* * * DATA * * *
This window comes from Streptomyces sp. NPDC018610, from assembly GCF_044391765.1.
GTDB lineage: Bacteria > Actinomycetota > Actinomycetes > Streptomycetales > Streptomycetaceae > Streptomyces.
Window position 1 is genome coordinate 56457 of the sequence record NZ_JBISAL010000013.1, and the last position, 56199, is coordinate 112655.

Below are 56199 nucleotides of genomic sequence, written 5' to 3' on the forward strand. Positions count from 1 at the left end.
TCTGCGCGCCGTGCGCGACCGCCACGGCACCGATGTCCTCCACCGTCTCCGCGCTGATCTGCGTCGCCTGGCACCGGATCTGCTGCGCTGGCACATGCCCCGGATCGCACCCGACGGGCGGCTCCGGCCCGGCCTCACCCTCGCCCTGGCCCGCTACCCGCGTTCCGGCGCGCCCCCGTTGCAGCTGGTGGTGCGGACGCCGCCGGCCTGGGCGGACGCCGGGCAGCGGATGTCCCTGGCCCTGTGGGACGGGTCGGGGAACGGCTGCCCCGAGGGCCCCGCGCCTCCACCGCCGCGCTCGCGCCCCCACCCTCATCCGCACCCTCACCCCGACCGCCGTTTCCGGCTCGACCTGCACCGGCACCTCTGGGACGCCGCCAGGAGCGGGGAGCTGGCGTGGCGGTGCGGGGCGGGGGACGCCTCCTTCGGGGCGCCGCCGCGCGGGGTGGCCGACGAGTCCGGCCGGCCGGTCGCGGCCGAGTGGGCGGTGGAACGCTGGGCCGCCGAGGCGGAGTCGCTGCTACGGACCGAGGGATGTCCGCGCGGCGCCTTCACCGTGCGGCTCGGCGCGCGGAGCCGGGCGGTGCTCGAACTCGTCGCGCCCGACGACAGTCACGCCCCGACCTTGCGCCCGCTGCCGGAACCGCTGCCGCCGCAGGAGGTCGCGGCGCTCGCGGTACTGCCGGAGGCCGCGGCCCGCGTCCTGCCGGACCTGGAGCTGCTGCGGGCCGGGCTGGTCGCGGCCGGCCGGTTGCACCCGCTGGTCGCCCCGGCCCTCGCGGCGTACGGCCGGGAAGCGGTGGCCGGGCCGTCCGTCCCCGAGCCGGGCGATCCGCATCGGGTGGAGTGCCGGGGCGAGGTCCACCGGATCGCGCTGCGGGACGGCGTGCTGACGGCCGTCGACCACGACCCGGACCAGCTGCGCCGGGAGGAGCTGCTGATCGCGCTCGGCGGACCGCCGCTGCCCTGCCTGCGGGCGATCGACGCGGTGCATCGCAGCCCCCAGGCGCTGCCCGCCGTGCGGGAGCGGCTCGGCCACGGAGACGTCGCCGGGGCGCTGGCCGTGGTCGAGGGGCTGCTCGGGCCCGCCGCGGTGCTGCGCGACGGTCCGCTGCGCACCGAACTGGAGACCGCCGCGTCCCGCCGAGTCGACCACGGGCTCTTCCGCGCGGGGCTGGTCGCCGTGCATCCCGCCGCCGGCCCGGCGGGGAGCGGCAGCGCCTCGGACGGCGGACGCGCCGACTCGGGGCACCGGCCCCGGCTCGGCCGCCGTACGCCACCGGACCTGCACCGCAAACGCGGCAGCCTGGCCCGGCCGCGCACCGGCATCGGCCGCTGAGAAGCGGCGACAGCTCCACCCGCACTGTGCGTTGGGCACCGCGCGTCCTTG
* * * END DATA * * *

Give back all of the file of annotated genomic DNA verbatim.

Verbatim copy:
This window comes from Streptomyces sp. NPDC018610, from assembly GCF_044391765.1.
GTDB lineage: Bacteria > Actinomycetota > Actinomycetes > Streptomycetales > Streptomycetaceae > Streptomyces.
Window position 1 is genome coordinate 56457 of the sequence record NZ_JBISAL010000013.1, and the last position, 56199, is coordinate 112655.

Below are 56199 nucleotides of genomic sequence, written 5' to 3' on the forward strand. Positions count from 1 at the left end.
TCTGCGCGCCGTGCGCGACCGCCACGGCACCGATGTCCTCCACCGTCTCCGCGCTGATCTGCGTCGCCTGGCACCGGATCTGCTGCGCTGGCACATGCCCCGGATCGCACCCGACGGGCGGCTCCGGCCCGGCCTCACCCTCGCCCTGGCCCGCTACCCGCGTTCCGGCGCGCCCCCGTTGCAGCTGGTGGTGCGGACGCCGCCGGCCTGGGCGGACGCCGGGCAGCGGATGTCCCTGGCCCTGTGGGACGGGTCGGGGAACGGCTGCCCCGAGGGCCCCGCGCCTCCACCGCCGCGCTCGCGCCCCCACCCTCATCCGCACCCTCACCCCGACCGCCGTTTCCGGCTCGACCTGCACCGGCACCTCTGGGACGCCGCCAGGAGCGGGGAGCTGGCGTGGCGGTGCGGGGCGGGGGACGCCTCCTTCGGGGCGCCGCCGCGCGGGGTGGCCGACGAGTCCGGCCGGCCGGTCGCGGCCGAGTGGGCGGTGGAACGCTGGGCCGCCGAGGCGGAGTCGCTGCTACGGACCGAGGGATGTCCGCGCGGCGCCTTCACCGTGCGGCTCGGCGCGCGGAGCCGGGCGGTGCTCGAACTCGTCGCGCCCGACGACAGTCACGCCCCGACCTTGCGCCCGCTGCCGGAACCGCTGCCGCCGCAGGAGGTCGCGGCGCTCGCGGTACTGCCGGAGGCCGCGGCCCGCGTCCTGCCGGACCTGGAGCTGCTGCGGGCCGGGCTGGTCGCGGCCGGCCGGTTGCACCCGCTGGTCGCCCCGGCCCTCGCGGCGTACGGCCGGGAAGCGGTGGCCGGGCCGTCCGTCCCCGAGCCGGGCGATCCGCATCGGGTGGAGTGCCGGGGCGAGGTCCACCGGATCGCGCTGCGGGACGGCGTGCTGACGGCCGTCGACCACGACCCGGACCAGCTGCGCCGGGAGGAGCTGCTGATCGCGCTCGGCGGACCGCCGCTGCCCTGCCTGCGGGCGATCGACGCGGTGCATCGCAGCCCCCAGGCGCTGCCCGCCGTGCGGGAGCGGCTCGGCCACGGAGACGTCGCCGGGGCGCTGGCCGTGGTCGAGGGGCTGCTCGGGCCCGCCGCGGTGCTGCGCGACGGTCCGCTGCGCACCGAACTGGAGACCGCCGCGTCCCGCCGAGTCGACCACGGGCTCTTCCGCGCGGGGCTGGTCGCCGTGCATCCCGCCGCCGGCCCGGCGGGGAGCGGCAGCGCCTCGGACGGCGGACGCGCCGACTCGGGGCACCGGCCCCGGCTCGGCCGCCGTACGCCACCGGACCTGCACCGCAAACGCGGCAGCCTGGCCCGGCCGCGCACCGGCATCGGCCGCTGAGAAGCGGCGACAGCTCCACCCGCACTGTGCGTTGGGCACCGCGCGTCCTTG